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How to Use a Gray Card with a Digital Camera

There are two basic methods for setting the neutral balance with a gray card; prior to the moment of image capture or later in processing the image.

In the Camera Balancing

To apply a neutral balance at the time of image capture requires a camera that allows for setting a custom neutral balance (often called "white balance"). To make this balance a gray card is held in front of the lens and either an image is taken of the card or a button is pressed that causes the camera to measure the card and set the balance.

Position the card so the light hits the card at an approximate 45 degree angle. This is to minimize the specular reflection from the surface yet still have relatively even illumination across the card. The camera is aimed perpendicularly to the card surface.

Cameras use one of three types of gray balancing, depending on how much area the gray card must occupy in the image.

For the full frame and focus area cameras the gray card should be out of focus when making the neutral balance. This will hide any surface imperfections such as scratches, dust or texture, resulting in a better balance.

Full frame neutral balancing presents problems when using some lenses because the size of the gray card may need to be quite huge if an extreme wide-angle lens is used. If your camera needs this type of balancing and it has a zoom lens, setting the camera to its maximum telephoto setting will make it easy to use a smaller gray card.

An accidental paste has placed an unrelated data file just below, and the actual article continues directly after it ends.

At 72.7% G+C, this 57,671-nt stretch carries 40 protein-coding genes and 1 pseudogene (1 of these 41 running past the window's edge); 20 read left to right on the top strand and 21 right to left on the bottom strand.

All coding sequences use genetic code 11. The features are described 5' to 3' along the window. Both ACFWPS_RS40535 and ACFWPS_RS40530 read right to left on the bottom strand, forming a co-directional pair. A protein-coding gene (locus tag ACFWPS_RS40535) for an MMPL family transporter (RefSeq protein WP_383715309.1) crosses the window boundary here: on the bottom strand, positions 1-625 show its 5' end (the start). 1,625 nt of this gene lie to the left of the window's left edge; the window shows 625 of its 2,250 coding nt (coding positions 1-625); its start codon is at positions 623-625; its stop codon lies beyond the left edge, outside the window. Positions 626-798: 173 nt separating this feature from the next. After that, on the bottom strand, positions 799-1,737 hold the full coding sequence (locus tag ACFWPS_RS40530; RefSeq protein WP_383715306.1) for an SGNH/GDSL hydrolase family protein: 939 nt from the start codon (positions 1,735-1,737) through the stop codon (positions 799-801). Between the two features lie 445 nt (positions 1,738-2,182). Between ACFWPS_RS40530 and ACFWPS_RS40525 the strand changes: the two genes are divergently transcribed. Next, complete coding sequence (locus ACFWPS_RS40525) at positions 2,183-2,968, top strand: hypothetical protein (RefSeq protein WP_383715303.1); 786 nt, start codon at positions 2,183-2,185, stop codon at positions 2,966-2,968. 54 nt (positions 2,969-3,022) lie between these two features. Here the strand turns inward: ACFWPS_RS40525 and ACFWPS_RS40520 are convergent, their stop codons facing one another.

Image Processing Balancing

This type of balancing requires an image with a gray card in it. In the image processing software a neutral balance tool is selected and clicked on the gray card.

Any camera can use image processing balancing since it is performed after the image capture. However, this may result in some banding in the processed image, depending on the shooting mode. Eight bit images are the most susceptible to this problem.

In the camera neutral balancing is the best choice for high quality images, followed by image processing balancing only if there is still some color cast in the image.

Camera Types

The following table shows some examples of the types of in-camera neutral balancing used in various cameras. This list is not meant to be exhaustive, but to show how important it is to check with the camera's manual for the details of custom neutral balancing for each model.

Manufacturer Model Frame Focus Spot
Canon PowerShot G2 *    
Canon PowerShot G7   *  
Canon PowerShot Pro 1 *    
Canon EOS-5D   *  
Canon EOS-1Ds Mark II   *  
Fuji Photo Film FinePix S3 Pro *    
Fuji Photo Film FinePix S5 Pro   *  
Kodak 760     *
Kodak ProBack     *
Nikon D1x *    
Nikon D80 *
Olympus E-1 *    
Sigma SD10   *  

Image Processing Balancing

This type of balancing requires an image with a gray card in it. In the image processing software a neutral balance tool is selected and clicked on the gray card.

Note: a better neutral balance is achieved when the sample size in the image processing software is set to larger values. For instance, in Photoshop better sampling occurs when the eyedropper tool is set to a 5x5 spot area. This will average 25 pixels together for the result, improving the average and reducing the influence of noise in the sample.

Updated 19.9.2007

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